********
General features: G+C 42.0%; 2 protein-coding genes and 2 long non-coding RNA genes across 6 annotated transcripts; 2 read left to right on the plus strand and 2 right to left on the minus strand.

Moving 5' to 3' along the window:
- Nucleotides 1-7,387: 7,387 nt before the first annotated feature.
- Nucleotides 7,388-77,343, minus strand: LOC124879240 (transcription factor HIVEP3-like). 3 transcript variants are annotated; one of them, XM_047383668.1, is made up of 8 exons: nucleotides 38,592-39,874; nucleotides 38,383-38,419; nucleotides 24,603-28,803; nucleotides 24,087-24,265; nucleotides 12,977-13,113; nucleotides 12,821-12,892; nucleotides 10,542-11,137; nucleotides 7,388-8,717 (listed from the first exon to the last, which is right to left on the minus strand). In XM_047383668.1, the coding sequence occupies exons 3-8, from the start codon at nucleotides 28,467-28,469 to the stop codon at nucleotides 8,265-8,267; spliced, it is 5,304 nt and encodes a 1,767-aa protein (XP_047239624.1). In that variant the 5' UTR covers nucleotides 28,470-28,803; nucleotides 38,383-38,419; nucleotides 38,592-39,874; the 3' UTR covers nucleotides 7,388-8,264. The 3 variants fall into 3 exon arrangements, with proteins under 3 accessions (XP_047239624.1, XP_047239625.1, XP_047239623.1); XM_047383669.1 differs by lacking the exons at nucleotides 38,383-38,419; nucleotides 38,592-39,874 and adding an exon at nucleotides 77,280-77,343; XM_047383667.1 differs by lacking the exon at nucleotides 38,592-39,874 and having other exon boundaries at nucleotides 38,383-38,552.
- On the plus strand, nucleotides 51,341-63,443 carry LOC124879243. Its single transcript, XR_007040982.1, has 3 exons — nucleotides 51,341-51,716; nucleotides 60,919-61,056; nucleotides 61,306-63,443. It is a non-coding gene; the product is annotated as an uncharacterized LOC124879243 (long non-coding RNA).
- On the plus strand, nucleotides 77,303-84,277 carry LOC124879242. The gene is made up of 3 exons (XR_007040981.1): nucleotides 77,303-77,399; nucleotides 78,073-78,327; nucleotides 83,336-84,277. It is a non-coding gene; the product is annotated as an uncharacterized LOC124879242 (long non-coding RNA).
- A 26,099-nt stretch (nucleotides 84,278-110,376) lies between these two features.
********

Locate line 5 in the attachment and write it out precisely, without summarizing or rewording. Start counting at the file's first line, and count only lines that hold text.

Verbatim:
- On the plus strand, nucleotides 51,341-63,443 carry LOC124879243. Its single transcript, XR_007040982.1, has 3 exons — nucleotides 51,341-51,716; nucleotides 60,919-61,056; nucleotides 61,306-63,443. It is a non-coding gene; the product is annotated as an uncharacterized LOC124879243 (long non-coding RNA).